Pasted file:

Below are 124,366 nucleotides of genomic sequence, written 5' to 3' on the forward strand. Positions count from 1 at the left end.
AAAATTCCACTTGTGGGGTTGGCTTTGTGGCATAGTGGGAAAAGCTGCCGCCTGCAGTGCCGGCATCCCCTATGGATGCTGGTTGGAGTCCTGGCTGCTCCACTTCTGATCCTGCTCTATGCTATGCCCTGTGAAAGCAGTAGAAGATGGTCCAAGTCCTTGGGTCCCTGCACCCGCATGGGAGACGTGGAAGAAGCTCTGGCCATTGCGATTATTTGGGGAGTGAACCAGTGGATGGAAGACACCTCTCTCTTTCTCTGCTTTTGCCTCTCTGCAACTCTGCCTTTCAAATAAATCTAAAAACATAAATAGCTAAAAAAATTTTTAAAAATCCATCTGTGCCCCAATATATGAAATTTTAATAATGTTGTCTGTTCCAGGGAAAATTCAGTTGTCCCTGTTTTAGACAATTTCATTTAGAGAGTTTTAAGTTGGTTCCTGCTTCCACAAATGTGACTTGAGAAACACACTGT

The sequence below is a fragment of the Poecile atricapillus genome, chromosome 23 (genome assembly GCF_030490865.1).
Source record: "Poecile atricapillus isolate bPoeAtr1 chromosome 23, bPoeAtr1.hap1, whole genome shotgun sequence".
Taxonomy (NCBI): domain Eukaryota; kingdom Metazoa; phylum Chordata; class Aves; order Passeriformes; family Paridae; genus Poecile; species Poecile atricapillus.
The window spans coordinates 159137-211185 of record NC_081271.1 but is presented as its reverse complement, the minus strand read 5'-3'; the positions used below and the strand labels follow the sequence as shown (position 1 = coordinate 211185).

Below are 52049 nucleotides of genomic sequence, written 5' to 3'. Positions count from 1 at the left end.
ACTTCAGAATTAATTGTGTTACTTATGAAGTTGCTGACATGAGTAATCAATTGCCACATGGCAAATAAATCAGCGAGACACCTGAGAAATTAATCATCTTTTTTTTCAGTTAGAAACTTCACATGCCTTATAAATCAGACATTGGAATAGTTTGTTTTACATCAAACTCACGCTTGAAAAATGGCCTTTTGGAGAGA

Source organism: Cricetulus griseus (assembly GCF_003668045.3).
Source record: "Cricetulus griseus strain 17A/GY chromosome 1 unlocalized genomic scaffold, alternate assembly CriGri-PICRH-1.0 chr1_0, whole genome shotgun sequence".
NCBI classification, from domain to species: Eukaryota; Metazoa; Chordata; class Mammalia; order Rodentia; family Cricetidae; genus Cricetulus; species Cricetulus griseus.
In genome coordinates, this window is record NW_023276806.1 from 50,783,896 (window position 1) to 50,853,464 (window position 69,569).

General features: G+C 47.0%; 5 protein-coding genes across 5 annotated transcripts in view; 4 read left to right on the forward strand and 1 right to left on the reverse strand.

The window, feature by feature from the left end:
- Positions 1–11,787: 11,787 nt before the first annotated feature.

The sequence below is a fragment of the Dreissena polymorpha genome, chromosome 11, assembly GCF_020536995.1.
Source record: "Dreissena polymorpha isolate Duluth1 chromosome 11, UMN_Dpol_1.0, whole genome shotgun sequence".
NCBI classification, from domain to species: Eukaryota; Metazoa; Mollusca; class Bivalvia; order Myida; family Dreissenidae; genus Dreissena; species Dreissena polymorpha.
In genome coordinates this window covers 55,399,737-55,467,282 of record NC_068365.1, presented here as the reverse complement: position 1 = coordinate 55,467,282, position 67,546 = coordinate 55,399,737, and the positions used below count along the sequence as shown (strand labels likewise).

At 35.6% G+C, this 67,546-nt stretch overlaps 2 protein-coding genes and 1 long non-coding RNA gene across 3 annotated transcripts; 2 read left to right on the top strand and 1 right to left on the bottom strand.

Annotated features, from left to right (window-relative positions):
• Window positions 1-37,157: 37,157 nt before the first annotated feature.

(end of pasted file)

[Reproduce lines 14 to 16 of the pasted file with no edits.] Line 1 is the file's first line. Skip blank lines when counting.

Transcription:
The window, feature by feature from the left end:
- Positions 1–11,787: 11,787 nt before the first annotated feature.

The sequence below is a fragment of the Dreissena polymorpha genome, chromosome 11, assembly GCF_020536995.1.